About the Cube Designer Canvas

The cube design canvas is where you work on your virtual cube models. There are two canvas views that you switch between as you work: the main canvas, and the dimension editor canvas.

Opening the Cube Designer Canvas

After opening a project, choose the name of the cube that you want to open in the canvas.

The Main Cube Canvas

The main canvas shows your central fact dataset and its direct relationships to the logical dimensions you have modeled. This canvas gives you a high-level view of the cube model from the perspective of the fact dataset.

  • The tabs Cube Designer and Cube Data Preview open respectively the canvas for designing cubes and the page for displaying data from the cube that is being designed.

  • The cube navigation bar allows you to navigate between the main canvas and the open dimension editor canvases.

  • Fact datasets have a blue header bar. The main canvas usually has just one dataset (the central fact dataset ) on it. You can display columns grouped together by their use and type. To do so, click the menu icon that is on the right side of a fact dataset's header and select Categorical under Column View in the menu that is opened.

    Figure 1. The menu icon


    If you do not want your columns organized into categories, you can list them in the same order as they appear in the physical table that the dataset is based on, or you can list them in alphabetical order.

    Also on the menu that is opened by the menu icon are the actions that you can take that are related to a fact dataset, such as adding calculated columns and viewing data in the dataset.

    Filter the display of columns by typing search terms in the text field at the top of the dataset. The filter is case-insensitive.

  • Dimensions are shown with a green header bar. A relationship between a dataset and a dimension is shown as an orange line. Role-playing prefixes are displayed on the relationship line.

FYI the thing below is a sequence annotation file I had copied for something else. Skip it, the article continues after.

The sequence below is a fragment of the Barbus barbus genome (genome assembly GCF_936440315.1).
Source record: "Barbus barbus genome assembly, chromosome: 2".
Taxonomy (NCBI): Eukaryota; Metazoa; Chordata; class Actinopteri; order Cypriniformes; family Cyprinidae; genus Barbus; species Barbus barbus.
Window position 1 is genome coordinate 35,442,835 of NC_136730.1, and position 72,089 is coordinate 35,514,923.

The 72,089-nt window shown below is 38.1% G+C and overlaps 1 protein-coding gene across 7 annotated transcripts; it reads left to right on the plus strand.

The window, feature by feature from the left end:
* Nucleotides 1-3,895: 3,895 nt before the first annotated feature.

• Focus on connected objects by clicking on the titlebar of a dataset or a dimension. The Design Center highlights that object and the objects that it is connected to by relationships. All other objects and relationships are dimmed. Here is a simple example:

    Figure 2. Clicking the titlebar of the Date dimension highlights that dimension, the fact dataset, and the relationships between the two objects


    This feature is especially helpful when you are trying to understand large data models in which there are multiple fact datasets and many dimensions.

Toolbar and tool panels

You can use the toolbar to open and close the various tool panels as you work on the cube. For more information, see Configure Canvas Tool Panels.

The Dimension Editor Canvas

Double-click on any dimension object to open the dimension editor.

The dimension editor canvas is where you can see the details of a particular dimension. This canvas shows you a portion of the model from the perspective of a single dimension.

Some details such as the underlying dimension datasets, snowflake dimension relationships, and secondary dimension attributes can only be seen in the dimension editor canvas, not from the main canvas.

  • The dimension editor canvas shows the physical datasets that the selected dimension is based on, and optionally any secondary dimension relationships.
  • Pin the Hierarchies panel to the sidebar when working in the dimension editor. This is the panel for defining the dimension attributes that appear in the cube.

Zooming out to schematic overviews of data models

If your data model becomes large enough that it is difficult for you to see all of the fact tables and dimensions that are part of it, you can use the + control on the canvas to zoom out to get a schematic view. The lists of attributes disappear from each fact dataset and dimension, leaving only an icon that represents the object, the names of the objects, and the relationships between the objects.

For a simple example, suppose that the cube you were designing currently looked like this:

Figure 3. Simple cube


By clicking the - control in the lower-right corner of the canvas, you can zoom out to this schematic view:

Figure 4. Schematic view of the cube